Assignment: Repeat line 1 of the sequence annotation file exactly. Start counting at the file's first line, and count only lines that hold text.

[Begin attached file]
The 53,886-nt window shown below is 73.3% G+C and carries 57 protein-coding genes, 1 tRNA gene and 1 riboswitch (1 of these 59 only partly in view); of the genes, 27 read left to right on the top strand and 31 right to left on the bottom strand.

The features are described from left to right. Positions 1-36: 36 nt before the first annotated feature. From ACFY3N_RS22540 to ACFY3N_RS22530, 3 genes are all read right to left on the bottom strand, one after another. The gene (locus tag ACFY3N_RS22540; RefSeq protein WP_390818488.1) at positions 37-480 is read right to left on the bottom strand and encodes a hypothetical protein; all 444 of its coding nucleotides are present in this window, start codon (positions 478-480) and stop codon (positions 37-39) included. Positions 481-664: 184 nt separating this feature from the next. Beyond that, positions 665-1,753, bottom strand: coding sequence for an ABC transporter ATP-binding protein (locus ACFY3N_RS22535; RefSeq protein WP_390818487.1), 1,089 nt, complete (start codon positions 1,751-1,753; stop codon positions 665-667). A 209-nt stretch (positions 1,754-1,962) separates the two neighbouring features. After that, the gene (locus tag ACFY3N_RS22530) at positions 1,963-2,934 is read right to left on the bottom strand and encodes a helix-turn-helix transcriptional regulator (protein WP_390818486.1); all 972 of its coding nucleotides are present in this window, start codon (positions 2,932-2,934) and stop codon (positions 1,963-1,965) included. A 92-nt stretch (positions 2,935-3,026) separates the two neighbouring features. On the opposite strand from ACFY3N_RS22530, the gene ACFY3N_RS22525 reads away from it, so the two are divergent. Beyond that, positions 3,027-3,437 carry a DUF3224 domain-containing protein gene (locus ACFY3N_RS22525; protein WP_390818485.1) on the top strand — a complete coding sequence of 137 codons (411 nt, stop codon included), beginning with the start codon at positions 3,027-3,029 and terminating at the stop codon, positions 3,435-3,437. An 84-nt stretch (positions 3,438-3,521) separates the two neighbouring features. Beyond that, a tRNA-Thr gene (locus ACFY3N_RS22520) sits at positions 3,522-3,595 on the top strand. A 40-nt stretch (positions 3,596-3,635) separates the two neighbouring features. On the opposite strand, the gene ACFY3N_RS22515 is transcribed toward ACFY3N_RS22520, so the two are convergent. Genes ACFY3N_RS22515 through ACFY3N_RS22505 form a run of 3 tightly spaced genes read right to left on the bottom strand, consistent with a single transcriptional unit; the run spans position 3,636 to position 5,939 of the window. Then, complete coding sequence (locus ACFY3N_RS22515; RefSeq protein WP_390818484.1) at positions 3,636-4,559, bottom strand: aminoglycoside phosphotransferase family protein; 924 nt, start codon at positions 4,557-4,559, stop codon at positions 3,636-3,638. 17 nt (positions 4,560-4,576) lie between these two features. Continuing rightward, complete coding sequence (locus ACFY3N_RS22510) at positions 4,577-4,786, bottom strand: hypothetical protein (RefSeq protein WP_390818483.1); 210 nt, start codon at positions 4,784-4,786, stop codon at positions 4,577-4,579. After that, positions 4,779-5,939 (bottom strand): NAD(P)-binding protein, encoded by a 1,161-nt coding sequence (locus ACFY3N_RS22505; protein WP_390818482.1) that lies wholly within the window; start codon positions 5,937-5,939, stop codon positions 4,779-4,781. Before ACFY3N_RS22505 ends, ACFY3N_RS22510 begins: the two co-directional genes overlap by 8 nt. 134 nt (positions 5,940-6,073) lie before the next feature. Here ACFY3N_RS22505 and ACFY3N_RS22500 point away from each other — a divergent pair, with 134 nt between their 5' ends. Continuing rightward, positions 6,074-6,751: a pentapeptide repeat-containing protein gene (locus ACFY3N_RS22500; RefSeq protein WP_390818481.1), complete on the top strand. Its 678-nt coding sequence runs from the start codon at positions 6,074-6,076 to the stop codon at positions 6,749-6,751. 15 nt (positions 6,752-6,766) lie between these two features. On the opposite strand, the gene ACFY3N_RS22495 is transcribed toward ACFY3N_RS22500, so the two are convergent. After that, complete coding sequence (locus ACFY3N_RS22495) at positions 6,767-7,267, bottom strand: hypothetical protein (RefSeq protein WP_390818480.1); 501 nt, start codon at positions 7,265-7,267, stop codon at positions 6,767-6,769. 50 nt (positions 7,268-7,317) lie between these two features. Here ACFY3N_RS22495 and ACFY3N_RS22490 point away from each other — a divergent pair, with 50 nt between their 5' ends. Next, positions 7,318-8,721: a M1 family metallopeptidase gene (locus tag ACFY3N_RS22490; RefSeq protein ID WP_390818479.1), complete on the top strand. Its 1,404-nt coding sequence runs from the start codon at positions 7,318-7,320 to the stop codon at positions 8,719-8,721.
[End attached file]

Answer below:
The 53,886-nt window shown below is 73.3% G+C and carries 57 protein-coding genes, 1 tRNA gene and 1 riboswitch (1 of these 59 only partly in view); of the genes, 27 read left to right on the top strand and 31 right to left on the bottom strand.